first, the school your son goes to only really matters for your son's first real engineering job out of school, or if your son expects to go to grad school. depending on the type of engineering, there will be 20-30 "top name" schools that will always open doors when a recruiter sees them on a resume. but, you don't get a job based on where you went to school... you get a job based on how good an engineer you are after you've joined the workforce and the quality of your professional network. some people have it, some people don't. a good engineer will always find work, no matter where he went to school. however, one thing to really investigate is whether or not your son would be able to play football at a bigger school and still have the time to study something like engineering. if you're on scholarship at a DI school, time is a precious commodity. the football program expects alot of that time dedicated to football. my football career ended in HS, but i had fraternity brothers who were DI athletes and they just weren't around much because of the demands on their time from the athletic department. if your son is a good student and organized, he can probably handle it... but don't underestimate the balancing act that it will take. freshman and sophomore years in engineering tend to be heavy on "weeder" course designed to weed out the students not really cut out for the engineering courseload. of the major engineering disciplines, i'd say chemical engineering and electrical engineering are the most demanding. mechanical engineering is just a bit less than that. things like nuclear engineering i don't have much firsthand experience with.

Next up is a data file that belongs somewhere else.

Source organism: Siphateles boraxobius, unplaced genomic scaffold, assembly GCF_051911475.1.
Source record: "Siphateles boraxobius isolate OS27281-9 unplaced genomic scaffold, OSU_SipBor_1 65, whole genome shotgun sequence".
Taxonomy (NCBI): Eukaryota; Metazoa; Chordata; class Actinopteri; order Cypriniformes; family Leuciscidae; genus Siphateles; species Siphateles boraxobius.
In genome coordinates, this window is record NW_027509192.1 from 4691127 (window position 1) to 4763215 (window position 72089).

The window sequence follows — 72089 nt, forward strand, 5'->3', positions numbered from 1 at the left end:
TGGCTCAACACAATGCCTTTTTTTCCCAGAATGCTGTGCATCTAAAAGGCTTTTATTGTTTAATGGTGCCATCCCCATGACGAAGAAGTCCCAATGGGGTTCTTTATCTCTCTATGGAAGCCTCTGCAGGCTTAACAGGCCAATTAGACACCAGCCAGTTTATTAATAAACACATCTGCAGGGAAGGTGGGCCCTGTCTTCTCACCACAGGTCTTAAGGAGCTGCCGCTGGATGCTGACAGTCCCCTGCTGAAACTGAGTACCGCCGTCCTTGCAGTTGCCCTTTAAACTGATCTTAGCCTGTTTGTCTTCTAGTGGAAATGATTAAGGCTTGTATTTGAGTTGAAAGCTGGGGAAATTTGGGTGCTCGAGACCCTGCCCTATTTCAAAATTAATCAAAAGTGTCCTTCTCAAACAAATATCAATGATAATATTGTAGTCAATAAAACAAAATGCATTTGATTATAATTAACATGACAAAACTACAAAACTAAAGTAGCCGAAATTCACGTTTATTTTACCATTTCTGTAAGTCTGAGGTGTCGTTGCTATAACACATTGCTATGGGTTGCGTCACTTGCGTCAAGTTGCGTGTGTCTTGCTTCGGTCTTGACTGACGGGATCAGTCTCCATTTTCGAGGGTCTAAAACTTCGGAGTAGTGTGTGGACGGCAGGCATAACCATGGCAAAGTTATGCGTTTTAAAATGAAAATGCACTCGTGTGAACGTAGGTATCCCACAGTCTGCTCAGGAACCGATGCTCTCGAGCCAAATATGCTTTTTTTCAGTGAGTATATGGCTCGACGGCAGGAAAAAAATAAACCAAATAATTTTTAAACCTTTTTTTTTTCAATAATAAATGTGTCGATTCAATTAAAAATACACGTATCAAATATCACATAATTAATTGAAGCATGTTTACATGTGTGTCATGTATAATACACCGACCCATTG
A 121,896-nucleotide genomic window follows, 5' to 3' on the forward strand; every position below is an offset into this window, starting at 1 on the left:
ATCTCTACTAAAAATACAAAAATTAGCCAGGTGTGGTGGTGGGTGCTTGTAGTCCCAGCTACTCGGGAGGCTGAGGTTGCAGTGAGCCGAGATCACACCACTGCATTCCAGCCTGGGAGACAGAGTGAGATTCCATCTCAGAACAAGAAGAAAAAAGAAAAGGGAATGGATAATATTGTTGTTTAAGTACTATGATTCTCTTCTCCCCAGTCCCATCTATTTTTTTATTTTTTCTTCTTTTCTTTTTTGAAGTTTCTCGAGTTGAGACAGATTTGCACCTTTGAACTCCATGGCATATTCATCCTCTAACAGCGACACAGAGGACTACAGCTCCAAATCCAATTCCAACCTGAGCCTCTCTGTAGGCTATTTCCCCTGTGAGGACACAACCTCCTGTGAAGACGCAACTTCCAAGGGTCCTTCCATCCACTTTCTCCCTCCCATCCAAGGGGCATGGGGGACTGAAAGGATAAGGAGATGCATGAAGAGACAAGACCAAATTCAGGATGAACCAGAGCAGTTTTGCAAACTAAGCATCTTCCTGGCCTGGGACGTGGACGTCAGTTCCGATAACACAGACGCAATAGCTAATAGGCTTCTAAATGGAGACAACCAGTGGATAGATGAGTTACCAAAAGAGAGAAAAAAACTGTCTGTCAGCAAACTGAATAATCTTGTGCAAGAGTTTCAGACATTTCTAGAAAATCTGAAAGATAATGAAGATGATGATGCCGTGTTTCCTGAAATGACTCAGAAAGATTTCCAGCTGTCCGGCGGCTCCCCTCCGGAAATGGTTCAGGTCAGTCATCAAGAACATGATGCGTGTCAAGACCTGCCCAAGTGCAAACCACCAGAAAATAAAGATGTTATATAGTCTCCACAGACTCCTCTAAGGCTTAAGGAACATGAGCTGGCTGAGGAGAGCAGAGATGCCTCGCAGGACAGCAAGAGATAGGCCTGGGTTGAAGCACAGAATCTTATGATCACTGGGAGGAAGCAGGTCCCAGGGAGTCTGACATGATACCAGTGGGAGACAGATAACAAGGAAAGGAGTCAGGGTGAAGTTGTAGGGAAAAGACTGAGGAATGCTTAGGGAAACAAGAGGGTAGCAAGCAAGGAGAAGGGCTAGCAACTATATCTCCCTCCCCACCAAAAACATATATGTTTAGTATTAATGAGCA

cutthemdown
12-24-2010, 06:39 PM
My dad was a really respected engineer. He always said the college boys can't design there way out of a paper bag. I think what school you go to for a job like engineer really important. If he wants a good job right out of school I would choose education over football. Besides it can be fun being a big fish in a small pond.

cutthemdown
12-24-2010, 06:39 PM
My friends in the field all say biomedical engineering the place to be.

broncogary
12-24-2010, 06:48 PM
My friends in the field all say biomedical engineering the place to be.

They do that in a field? ???

ColoradoDarin
12-24-2010, 07:01 PM
You get out of college what you put in, no matter which is the 'better' school. And hey, same thing with life....

NUB
12-24-2010, 07:31 PM
Engineering is intense from what I've seen. They usually put all the engineer kids in the same dorms and they're basically all stressed out 24/7, failing or near-failing, low GPA's (which doesn't effect anything as it's expected), and are basically exhausted all the time. Should work well with football.

SouthStndJunkie
12-24-2010, 08:58 PM
People actually get hired because they played division 1 football. I think you need to look deeply into his academic prowess because even little D1 schools are highly respected by employers. It's nice to put that you played D1 football on your resume.

I agree 100%....that alone will open up a lot of doors for him.

80smith
12-24-2010, 08:59 PM